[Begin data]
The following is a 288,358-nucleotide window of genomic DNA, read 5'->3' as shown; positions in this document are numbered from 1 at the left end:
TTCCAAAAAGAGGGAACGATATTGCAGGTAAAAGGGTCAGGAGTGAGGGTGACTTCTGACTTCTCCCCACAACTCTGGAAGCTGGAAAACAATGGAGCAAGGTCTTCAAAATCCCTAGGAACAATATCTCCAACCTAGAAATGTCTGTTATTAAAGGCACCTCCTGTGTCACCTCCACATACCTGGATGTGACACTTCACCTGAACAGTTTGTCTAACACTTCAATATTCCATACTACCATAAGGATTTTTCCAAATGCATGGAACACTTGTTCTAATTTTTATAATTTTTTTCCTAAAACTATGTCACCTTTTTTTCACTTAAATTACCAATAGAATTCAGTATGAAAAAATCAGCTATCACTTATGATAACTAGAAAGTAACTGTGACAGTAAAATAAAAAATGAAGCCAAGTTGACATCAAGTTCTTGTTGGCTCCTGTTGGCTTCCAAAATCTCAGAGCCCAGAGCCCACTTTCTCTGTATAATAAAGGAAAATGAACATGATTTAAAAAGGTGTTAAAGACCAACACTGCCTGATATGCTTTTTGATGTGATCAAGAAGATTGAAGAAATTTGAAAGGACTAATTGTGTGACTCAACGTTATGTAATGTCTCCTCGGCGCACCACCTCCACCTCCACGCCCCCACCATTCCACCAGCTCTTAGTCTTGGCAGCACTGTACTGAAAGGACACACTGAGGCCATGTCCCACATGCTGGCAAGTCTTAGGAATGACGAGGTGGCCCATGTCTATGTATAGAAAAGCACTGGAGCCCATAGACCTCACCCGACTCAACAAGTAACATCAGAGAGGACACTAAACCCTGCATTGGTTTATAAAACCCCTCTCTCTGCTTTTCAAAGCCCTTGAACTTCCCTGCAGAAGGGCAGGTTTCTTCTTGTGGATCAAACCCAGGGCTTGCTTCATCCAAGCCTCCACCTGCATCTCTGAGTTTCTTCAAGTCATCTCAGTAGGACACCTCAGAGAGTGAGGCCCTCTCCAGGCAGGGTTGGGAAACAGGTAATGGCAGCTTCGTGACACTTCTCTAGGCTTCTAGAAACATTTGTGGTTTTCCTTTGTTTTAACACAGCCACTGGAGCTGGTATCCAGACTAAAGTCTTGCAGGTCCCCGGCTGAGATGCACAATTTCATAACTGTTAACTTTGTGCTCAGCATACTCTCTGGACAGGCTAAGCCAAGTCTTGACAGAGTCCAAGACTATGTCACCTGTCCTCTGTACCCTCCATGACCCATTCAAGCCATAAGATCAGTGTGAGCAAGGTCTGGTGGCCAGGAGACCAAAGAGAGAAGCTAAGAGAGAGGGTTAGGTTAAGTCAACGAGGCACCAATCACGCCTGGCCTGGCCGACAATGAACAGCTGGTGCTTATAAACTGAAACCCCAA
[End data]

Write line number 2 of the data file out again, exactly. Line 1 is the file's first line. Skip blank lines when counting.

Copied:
TTCCAAAAAGAGGGAACGATATTGCAGGTAAAAGGGTCAGGAGTGAGGGTGACTTCTGACTTCTCCCCACAACTCTGGAAGCTGGAAAACAATGGAGCAAGGTCTTCAAAATCCCTAGGAACAATATCTCCAACCTAGAAATGTCTGTTATTAAAGGCACCTCCTGTGTCACCTCCACATACCTGGATGTGACACTTCACCTGAACAGTTTGTCTAACACTTCAATATTCCATACTACCATAAGGATTTTTCCAAATGCATGGAACACTTGTTCTAATTTTTATAATTTTTTTCCTAAAACTATGTCACCTTTTTTTCACTTAAATTACCAATAGAATTCAGTATGAAAAAATCAGCTATCACTTATGATAACTAGAAAGTAACTGTGACAGTAAAATAAAAAATGAAGCCAAGTTGACATCAAGTTCTTGTTGGCTCCTGTTGGCTTCCAAAATCTCAGAGCCCAGAGCCCACTTTCTCTGTATAATAAAGGAAAATGAACATGATTTAAAAAGGTGTTAAAGACCAACACTGCCTGATATGCTTTTTGATGTGATCAAGAAGATTGAAGAAATTTGAAAGGACTAATTGTGTGACTCAACGTTATGTAATGTCTCCTCGGCGCACCACCTCCACCTCCACGCCCCCACCATTCCACCAGCTCTTAGTCTTGGCAGCACTGTACTGAAAGGACACACTGAGGCCATGTCCCACATGCTGGCAAGTCTTAGGAATGACGAGGTGGCCCATGTCTATGTATAGAAAAGCACTGGAGCCCATAGACCTCACCCGACTCAACAAGTAACATCAGAGAGGACACTAAACCCTGCATTGGTTTATAAAACCCCTCTCTCTGCTTTTCAAAGCCCTTGAACTTCCCTGCAGAAGGGCAGGTTTCTTCTTGTGGATCAAACCCAGGGCTTGCTTCATCCAAGCCTCCACCTGCATCTCTGAGTTTCTTCAAGTCATCTCAGTAGGACACCTCAGAGAGTGAGGCCCTCTCCAGGCAGGGTTGGGAAACAGGTAATGGCAGCTTCGTGACACTTCTCTAGGCTTCTAGAAACATTTGTGGTTTTCCTTTGTTTTAACACAGCCACTGGAGCTGGTATCCAGACTAAAGTCTTGCAGGTCCCCGGCTGAGATGCACAATTTCATAACTGTTAACTTTGTGCTCAGCATACTCTCTGGACAGGCTAAGCCAAGTCTTGACAGAGTCCAAGACTATGTCACCTGTCCTCTGTACCCTCCATGACCCATTCAAGCCATAAGATCAGTGTGAGCAAGGTCTGGTGGCCAGGAGACCAAAGAGAGAAGCTAAGAGAGAGGGTTAGGTTAAGTCAACGAGGCACCAATCACGCCTGGCCTGGCCGACAATGAACAGCTGGTGCTTATAAACTGAAACCCCAA